Cleo's Dating Blog

Vulnerability

Posted on: July 5, 2010

What do you think of when you hear the word vulnerable? What character traits do you associate with vulnerability?

I think of Bambi. I typically associate vulnerability with weakness, immaturity, ignorance, insecurity, or helplessness. It is not something to aspire too or even admit to being. It can cause problems in relationships, act as a hindrance to life’s challenges, and be a driving force for depression. I think of babies, kittens, and wounded antelope.

However, my whole opinion of vulnerability has changed in the past few months. Based on personal experience, I now believe that are healthy and non-healthy forms of being vulnerable.

Many people fear being vulnerable in a relationship. If you are vulnerable, you forfeit some of your control to your significant other. You become an individual that is unable to fulfill your needs or wants independently and thus are relying on that man or woman to fill that void in your life. Whether it is lack of love, loneliness, insecurity, longing for companionship, etc., as a vulnerable person, you are looking for someone else to solve your problems. In my last serious relationship, I was definitely that person. My heart physically hurt when my boyfriend and I were not together because I felt that I “needed” him. I was constantly yearning for affection, for my boyfriend to make me feel beautiful, and for him to validate that he wanted to be with me. I would become anxious if we didn’t see each other three times a week, if he hadn’t texted me by 10am, or if he wanted to spend time with his friends instead of me. I was crazy! I basically handed him on my heart on silver platter and expected him to know what to do with it to make me happy. Why would I ever assume that was realistic?

I’m sure readers can infer that this relationship did not last. I mean, it is hard to date a needy person that expects you to climb mountains for them from day one. The relationship transforms from fun and exciting to nothing but work, obligation, and drama. Eww.

However, there is a different way of looking at vulnerability then what I just described. The unhealthy version illustrated above is where your vulnerability becomes a tool for you to transfer your “baggage” to another person. (It is okay to admit that you have some baggage- everyone does). Signs that someone is doing this is when the words “I need a boyfriend” come out of her or his month or if she or he is constantly on the prowl and is not happy until they find a guy. Once in a relationship, these people are constantly under satisfied, disappointed, anxious, and high maintenance because they are expecting their significant other to know how to fill their emotional holes. This is not something that you can realistically expect.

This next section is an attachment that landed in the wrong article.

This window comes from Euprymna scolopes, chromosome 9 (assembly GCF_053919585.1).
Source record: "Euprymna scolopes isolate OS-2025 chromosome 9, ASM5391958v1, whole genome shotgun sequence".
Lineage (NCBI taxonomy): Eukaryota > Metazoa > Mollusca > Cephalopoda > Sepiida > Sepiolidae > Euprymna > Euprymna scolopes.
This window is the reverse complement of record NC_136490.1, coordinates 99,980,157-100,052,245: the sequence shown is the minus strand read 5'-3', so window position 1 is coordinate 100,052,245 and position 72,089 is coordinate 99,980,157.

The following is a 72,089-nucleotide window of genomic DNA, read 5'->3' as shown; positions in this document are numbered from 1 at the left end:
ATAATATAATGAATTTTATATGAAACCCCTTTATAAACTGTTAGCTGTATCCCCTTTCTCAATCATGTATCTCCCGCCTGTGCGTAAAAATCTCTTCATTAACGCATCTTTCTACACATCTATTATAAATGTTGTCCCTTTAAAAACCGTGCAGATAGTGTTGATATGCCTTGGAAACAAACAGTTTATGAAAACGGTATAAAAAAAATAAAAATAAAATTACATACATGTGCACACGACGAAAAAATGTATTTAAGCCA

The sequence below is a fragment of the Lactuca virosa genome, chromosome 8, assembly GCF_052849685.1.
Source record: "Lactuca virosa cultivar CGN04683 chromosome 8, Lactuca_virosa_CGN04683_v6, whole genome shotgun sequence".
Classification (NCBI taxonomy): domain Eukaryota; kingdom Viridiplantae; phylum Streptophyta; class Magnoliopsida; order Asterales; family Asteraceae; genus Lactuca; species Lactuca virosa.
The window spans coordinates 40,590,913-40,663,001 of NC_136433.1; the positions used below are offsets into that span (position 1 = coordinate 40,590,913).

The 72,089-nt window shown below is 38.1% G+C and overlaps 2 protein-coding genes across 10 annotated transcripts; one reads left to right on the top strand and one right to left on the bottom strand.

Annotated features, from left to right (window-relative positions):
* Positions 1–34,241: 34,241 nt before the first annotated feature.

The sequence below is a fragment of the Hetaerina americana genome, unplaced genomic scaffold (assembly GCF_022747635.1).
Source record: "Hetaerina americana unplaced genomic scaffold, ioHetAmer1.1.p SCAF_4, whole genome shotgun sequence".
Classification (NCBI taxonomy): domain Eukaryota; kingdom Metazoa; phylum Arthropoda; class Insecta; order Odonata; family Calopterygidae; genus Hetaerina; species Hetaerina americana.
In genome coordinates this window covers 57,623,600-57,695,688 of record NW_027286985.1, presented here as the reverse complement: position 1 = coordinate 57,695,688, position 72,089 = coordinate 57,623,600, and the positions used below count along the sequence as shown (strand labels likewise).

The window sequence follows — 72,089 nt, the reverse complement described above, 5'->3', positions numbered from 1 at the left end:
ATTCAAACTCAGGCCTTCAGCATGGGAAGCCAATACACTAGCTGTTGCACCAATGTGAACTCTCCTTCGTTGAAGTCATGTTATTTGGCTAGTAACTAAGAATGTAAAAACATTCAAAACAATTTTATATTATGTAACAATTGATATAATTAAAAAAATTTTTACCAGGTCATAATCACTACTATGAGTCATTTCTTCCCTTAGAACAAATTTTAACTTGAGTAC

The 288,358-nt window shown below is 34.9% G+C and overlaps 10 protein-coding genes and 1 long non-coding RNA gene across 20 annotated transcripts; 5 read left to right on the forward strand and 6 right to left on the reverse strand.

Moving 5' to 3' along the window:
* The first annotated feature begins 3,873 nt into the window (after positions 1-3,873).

We need to eliminate this type of vulnerability from our lives entirely. Although I have never been married, I believe this type of behavior is NEVER appropriate, even in a relationship bound by the sanctity of marriage. Expecting someone else to “fix” you is just impossible.

It may sound like I am expecting you to be  a lonely spinster that knits all day and does not date, but that is not what I mean. I am not even proposing that you must “fix” or figure out all your emotional needs before you can have a healthy relationship.

Instead…

1. Stop being in denial. Take time to truly recognize and identify with the issues of your heart. Personally, I often feel lonely and just want stability from a man. I want to be able to share my inner most feelings with him, be the little spoon, and have that person in my life that I can always count on. I want to be so well connected that even if we act irrationally, he knows what type of person I am and will still  be there for me, and vis versa.

2. Accept these insecurities or vulnerabilities as part of who you are. I do not mean this in a sinister way, but your emotional needs are not going to be fulfilled anytime soon- not in day, a week, or a month. I think it took me a about six months of deep thinking and personal reflection to get to the point  where I love and accept my loneliness as part of what makes me Cleo. When I am dating a guy, I am now able to express what I want or need without expecting anything. I am not waiting for a guy to take my heart in his hand and kiss away the loneliness or be that stable rock in my life that I can build a safe haven on. I do not need that.

I like my loneliness. It adds dimension to my personality, connects me with others, and gives me a way to measure the growth of my maturity. The crazy thing is that I honestly mean that. I am at such peace with every aspect of who I am that there is nothing someone could say to make me embarrassed or insecure about who I am emotionally (I am not as stable in all areas of my life, like my career abilities, but I am working on those too). At this time in my life, I do not want a man to come around that thinks he can fix my loneliness. Don’t get me wrong, I would love to have a man I can trust my feelings with, but deep down, I will always know that if he were not around, I would be fine and just as happy.

Knowing your own weaknesses, strengths, desires, and quirks will empower you to take control of your emotions and raise your self-confidence to a whole new level.

I feel so liberated writing this post and so happy that you are reading it. I hope it helps you on your dating journey and in realizing how you would not be as amazing without your vulnerabilities.

Best,

Cleo

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